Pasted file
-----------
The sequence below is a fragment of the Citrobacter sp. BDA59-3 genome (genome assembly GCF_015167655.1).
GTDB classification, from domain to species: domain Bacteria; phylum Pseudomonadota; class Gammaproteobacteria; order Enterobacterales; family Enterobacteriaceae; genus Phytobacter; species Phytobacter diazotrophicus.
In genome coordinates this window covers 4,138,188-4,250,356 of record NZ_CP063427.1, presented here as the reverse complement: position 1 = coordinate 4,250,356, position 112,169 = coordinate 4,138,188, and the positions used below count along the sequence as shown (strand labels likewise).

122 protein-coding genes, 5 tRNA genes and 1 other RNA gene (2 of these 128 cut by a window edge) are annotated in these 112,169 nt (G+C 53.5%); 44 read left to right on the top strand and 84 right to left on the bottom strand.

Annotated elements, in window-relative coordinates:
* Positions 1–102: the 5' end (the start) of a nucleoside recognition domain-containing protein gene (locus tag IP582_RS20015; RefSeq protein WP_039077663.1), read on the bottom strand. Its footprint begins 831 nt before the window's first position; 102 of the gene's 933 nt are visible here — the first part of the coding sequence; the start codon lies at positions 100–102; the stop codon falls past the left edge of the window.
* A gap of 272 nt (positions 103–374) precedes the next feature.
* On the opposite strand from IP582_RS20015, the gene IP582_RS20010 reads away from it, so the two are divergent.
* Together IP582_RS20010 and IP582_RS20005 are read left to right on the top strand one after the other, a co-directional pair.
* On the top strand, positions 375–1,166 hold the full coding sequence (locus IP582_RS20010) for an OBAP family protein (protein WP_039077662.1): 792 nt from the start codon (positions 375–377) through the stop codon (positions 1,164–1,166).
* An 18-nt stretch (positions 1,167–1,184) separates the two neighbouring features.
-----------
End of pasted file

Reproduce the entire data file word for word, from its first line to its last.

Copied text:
The sequence below is a fragment of the Citrobacter sp. BDA59-3 genome (genome assembly GCF_015167655.1).
GTDB classification, from domain to species: domain Bacteria; phylum Pseudomonadota; class Gammaproteobacteria; order Enterobacterales; family Enterobacteriaceae; genus Phytobacter; species Phytobacter diazotrophicus.
In genome coordinates this window covers 4,138,188-4,250,356 of record NZ_CP063427.1, presented here as the reverse complement: position 1 = coordinate 4,250,356, position 112,169 = coordinate 4,138,188, and the positions used below count along the sequence as shown (strand labels likewise).

122 protein-coding genes, 5 tRNA genes and 1 other RNA gene (2 of these 128 cut by a window edge) are annotated in these 112,169 nt (G+C 53.5%); 44 read left to right on the top strand and 84 right to left on the bottom strand.

Annotated elements, in window-relative coordinates:
* Positions 1–102: the 5' end (the start) of a nucleoside recognition domain-containing protein gene (locus tag IP582_RS20015; RefSeq protein WP_039077663.1), read on the bottom strand. Its footprint begins 831 nt before the window's first position; 102 of the gene's 933 nt are visible here — the first part of the coding sequence; the start codon lies at positions 100–102; the stop codon falls past the left edge of the window.
* A gap of 272 nt (positions 103–374) precedes the next feature.
* On the opposite strand from IP582_RS20015, the gene IP582_RS20010 reads away from it, so the two are divergent.
* Together IP582_RS20010 and IP582_RS20005 are read left to right on the top strand one after the other, a co-directional pair.
* On the top strand, positions 375–1,166 hold the full coding sequence (locus IP582_RS20010) for an OBAP family protein (protein WP_039077662.1): 792 nt from the start codon (positions 375–377) through the stop codon (positions 1,164–1,166).
* An 18-nt stretch (positions 1,167–1,184) separates the two neighbouring features.